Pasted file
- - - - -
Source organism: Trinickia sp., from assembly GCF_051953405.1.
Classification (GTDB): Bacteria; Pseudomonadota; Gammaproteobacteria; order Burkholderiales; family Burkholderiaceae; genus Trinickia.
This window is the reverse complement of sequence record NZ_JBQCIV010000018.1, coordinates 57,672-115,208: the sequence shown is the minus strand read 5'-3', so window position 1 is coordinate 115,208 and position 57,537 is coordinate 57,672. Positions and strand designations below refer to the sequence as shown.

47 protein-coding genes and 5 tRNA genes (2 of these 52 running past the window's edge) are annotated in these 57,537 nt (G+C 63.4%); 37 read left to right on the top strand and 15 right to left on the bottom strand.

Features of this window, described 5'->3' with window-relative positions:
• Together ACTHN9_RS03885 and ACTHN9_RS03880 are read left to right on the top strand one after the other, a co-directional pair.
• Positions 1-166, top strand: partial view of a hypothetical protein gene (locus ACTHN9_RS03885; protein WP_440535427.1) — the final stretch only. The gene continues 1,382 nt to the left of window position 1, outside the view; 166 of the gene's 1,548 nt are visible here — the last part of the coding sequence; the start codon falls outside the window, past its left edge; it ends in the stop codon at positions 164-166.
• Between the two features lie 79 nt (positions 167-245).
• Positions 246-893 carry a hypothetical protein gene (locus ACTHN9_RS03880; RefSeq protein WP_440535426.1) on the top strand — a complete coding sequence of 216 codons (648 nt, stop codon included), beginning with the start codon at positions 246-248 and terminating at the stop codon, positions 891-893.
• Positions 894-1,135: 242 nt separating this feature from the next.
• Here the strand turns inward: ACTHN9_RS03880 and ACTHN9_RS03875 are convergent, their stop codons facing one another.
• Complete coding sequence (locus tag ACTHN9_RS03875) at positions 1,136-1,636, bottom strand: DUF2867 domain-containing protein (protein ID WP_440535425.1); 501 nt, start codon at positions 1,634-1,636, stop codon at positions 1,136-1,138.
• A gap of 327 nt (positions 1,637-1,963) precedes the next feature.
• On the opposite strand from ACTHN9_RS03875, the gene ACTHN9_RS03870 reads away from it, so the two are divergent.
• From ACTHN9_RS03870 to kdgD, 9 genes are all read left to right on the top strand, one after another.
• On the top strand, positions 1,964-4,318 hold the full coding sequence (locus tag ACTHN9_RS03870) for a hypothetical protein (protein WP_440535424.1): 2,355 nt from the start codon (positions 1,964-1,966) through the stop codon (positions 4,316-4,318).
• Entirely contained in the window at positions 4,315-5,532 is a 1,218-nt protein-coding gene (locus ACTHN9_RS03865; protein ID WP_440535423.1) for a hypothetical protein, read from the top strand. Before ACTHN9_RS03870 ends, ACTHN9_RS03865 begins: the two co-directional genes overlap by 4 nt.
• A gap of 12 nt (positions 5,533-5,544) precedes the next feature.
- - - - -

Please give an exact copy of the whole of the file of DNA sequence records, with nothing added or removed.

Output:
Source organism: Trinickia sp., from assembly GCF_051953405.1.
Classification (GTDB): Bacteria; Pseudomonadota; Gammaproteobacteria; order Burkholderiales; family Burkholderiaceae; genus Trinickia.
This window is the reverse complement of sequence record NZ_JBQCIV010000018.1, coordinates 57,672-115,208: the sequence shown is the minus strand read 5'-3', so window position 1 is coordinate 115,208 and position 57,537 is coordinate 57,672. Positions and strand designations below refer to the sequence as shown.

47 protein-coding genes and 5 tRNA genes (2 of these 52 running past the window's edge) are annotated in these 57,537 nt (G+C 63.4%); 37 read left to right on the top strand and 15 right to left on the bottom strand.

Features of this window, described 5'->3' with window-relative positions:
• Together ACTHN9_RS03885 and ACTHN9_RS03880 are read left to right on the top strand one after the other, a co-directional pair.
• Positions 1-166, top strand: partial view of a hypothetical protein gene (locus ACTHN9_RS03885; protein WP_440535427.1) — the final stretch only. The gene continues 1,382 nt to the left of window position 1, outside the view; 166 of the gene's 1,548 nt are visible here — the last part of the coding sequence; the start codon falls outside the window, past its left edge; it ends in the stop codon at positions 164-166.
• Between the two features lie 79 nt (positions 167-245).
• Positions 246-893 carry a hypothetical protein gene (locus ACTHN9_RS03880; RefSeq protein WP_440535426.1) on the top strand — a complete coding sequence of 216 codons (648 nt, stop codon included), beginning with the start codon at positions 246-248 and terminating at the stop codon, positions 891-893.
• Positions 894-1,135: 242 nt separating this feature from the next.
• Here the strand turns inward: ACTHN9_RS03880 and ACTHN9_RS03875 are convergent, their stop codons facing one another.
• Complete coding sequence (locus tag ACTHN9_RS03875) at positions 1,136-1,636, bottom strand: DUF2867 domain-containing protein (protein ID WP_440535425.1); 501 nt, start codon at positions 1,634-1,636, stop codon at positions 1,136-1,138.
• A gap of 327 nt (positions 1,637-1,963) precedes the next feature.
• On the opposite strand from ACTHN9_RS03875, the gene ACTHN9_RS03870 reads away from it, so the two are divergent.
• From ACTHN9_RS03870 to kdgD, 9 genes are all read left to right on the top strand, one after another.
• On the top strand, positions 1,964-4,318 hold the full coding sequence (locus tag ACTHN9_RS03870) for a hypothetical protein (protein WP_440535424.1): 2,355 nt from the start codon (positions 1,964-1,966) through the stop codon (positions 4,316-4,318).
• Entirely contained in the window at positions 4,315-5,532 is a 1,218-nt protein-coding gene (locus ACTHN9_RS03865; protein ID WP_440535423.1) for a hypothetical protein, read from the top strand. Before ACTHN9_RS03870 ends, ACTHN9_RS03865 begins: the two co-directional genes overlap by 4 nt.
• A gap of 12 nt (positions 5,533-5,544) precedes the next feature.